United States District Court, S.D. Illinois
KERRY L. SMITH, Petitioner,
UNITED STATES OF AMERICA, Respondent. Criminal No 07-cr-40038-JPG
MEMORANDUM AND ORDER
PHIL GILBERT DISTRICT JUDGE
matter comes before the Court on petitioner Kerry L.
Smith's motion to vacate, set aside or correct his
sentence pursuant to 28 U.S.C. § 2255 (Doc. 1). The
petitioner was charged with conspiring to distribute and
possess with intent to distribute 100 kilograms or more of
marihuana (Count 1), engaging in a monetary transaction worth
more than $10, 000 in criminally derived property (Count 2),
social security fraud (Count 3) and making false statements
(Counts 4 and 5). The petitioner pled guilty to Counts 3, 4
and 5 in an open plea on November 3, 2011, before this Court,
and to Counts 1 and 2 in an open plea on March 8, 2012, by
written consent before now-retired Magistrate Judge Philip M.
Frazier, who then recommended that the Court accept the plea.
Having received no objection to Magistrate Judge
Frazier's recommendation, on May 31, 2012, the Court
accepted the petitioner's guilty plea to Counts 1 and 2.
February 2013 the Court sentenced the petitioner to serve 150
months in prison. In connection with his conviction, the
Court ordered the petitioner to pay restitution and ordered
the forfeiture of some of the petitioner's personal and
real property as property constituting, or derived from, the
proceeds of his commission of Count 1. The petitioner
appealed his conviction to the United States Court of Appeals
for the Seventh Circuit, which on October 24, 2014, affirmed
the Court's judgment. See United States v.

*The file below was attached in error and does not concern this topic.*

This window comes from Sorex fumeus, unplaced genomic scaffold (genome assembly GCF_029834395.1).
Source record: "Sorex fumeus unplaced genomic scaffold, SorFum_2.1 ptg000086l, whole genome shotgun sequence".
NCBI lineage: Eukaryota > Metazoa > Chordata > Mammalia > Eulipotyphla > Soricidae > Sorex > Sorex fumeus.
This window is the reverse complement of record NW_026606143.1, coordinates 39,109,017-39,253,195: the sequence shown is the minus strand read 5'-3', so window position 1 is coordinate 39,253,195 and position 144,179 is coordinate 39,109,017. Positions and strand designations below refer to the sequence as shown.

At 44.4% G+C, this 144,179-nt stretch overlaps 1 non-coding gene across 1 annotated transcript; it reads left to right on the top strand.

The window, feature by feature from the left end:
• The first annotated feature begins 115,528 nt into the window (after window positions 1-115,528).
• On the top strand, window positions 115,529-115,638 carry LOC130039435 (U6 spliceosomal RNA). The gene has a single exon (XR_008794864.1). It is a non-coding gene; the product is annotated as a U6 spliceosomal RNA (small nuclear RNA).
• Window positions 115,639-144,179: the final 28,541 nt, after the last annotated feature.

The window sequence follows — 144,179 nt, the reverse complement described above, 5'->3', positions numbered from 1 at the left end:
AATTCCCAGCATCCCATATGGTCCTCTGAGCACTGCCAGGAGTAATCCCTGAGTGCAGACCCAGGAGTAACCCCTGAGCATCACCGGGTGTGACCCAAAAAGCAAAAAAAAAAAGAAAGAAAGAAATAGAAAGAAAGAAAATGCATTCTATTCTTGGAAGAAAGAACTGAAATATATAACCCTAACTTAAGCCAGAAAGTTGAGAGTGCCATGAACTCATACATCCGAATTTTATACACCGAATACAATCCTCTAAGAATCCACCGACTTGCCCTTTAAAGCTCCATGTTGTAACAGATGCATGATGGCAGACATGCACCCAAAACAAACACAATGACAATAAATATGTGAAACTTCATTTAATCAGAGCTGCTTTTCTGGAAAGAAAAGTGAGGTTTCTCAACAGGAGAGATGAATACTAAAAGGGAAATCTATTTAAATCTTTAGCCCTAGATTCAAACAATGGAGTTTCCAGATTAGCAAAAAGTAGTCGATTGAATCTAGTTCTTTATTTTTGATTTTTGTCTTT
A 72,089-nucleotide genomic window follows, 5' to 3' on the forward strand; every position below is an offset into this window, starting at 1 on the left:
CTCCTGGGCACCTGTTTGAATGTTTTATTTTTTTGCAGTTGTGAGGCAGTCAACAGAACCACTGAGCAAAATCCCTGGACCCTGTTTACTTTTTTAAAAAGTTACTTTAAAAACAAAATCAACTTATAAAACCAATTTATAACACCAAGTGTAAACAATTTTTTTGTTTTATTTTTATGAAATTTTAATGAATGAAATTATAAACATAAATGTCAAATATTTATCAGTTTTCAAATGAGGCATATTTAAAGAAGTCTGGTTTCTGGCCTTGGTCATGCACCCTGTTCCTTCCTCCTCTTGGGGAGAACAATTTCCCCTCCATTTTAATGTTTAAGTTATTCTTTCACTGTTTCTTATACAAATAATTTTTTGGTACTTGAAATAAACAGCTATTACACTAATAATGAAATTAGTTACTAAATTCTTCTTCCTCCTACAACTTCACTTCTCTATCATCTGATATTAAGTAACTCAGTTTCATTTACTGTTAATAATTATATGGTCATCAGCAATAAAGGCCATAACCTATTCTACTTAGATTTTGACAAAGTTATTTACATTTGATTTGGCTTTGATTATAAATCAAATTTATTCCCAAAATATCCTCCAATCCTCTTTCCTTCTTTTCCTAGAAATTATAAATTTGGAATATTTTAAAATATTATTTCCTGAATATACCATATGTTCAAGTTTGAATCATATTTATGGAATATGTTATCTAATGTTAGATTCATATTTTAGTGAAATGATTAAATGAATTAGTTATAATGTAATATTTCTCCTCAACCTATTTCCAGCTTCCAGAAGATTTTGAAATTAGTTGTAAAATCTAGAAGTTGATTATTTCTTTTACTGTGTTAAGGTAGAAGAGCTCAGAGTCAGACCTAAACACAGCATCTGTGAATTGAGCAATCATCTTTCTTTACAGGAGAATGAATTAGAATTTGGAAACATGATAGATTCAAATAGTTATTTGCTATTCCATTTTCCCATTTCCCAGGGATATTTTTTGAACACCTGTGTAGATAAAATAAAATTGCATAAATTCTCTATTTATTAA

Smith, 770 F.3d 628 (7th Cir. 2014). The petitioner did
not seek a writ of certiorari from the United States
Supreme Court. In September 2015, the Court reduced the
petitioner's sentence of imprisonment to 125 months based
on the retroactive application of Amendment 782 to the United
States Sentencing Guideline Manual. The petitioner is
currently serving his term of supervised release.
§ 2255 motion, timely filed on December 28, 2015, the
petitioner raises the following claims of ineffective
assistance of counsel in violation of his Sixth Amendment
Ground 1: In connection with the restitution and forfeiture
proceedings, counsel Beau Brindley failed to investigate and
present evidence that the property forfeited was derived from
Ground 2: Brindley failed to interview witnesses (Jewell
Marshall, Lanenia Kind, Tyree Neal, Sr., Catrina Smith and
others) who would have testified at trial in Smith's
favor and was not prepared to go to trial, forcing Smith to
plead guilty when he did not want to; and
Ground 3: Brindley failed to communicate with Smith about
relevant matters relating to his case, including not
reviewing the plea agreement with him until the morning of
his change of plea hearing, not explaining the effect of the
plea agreement or his right to have the plea taken by an
Article III judge, refusing to respond to letters and phone
calls or to visit Smith, and sometimes failing to appear in
preliminary matter, the Court notes that it has jurisdiction
to entertain this motion even though Smith is serving his
term of supervised release. A § 2255 motion may only be
brought by “[a] prisoner in custody under sentence of a
court established by Act of Congress.” 28 U.S.C. §
2255(a). Courts have interpreted this custody requirement to
mean the petitioner must have significant restraints on his
personal liberty, but not necessarily that he be
incarcerated. Virsnieks v. Smith, 521 F.3d 707,
717-18 (7th Cir. 2008). Supervised release imposes sufficient
restraints to be considered a form of custody sufficient to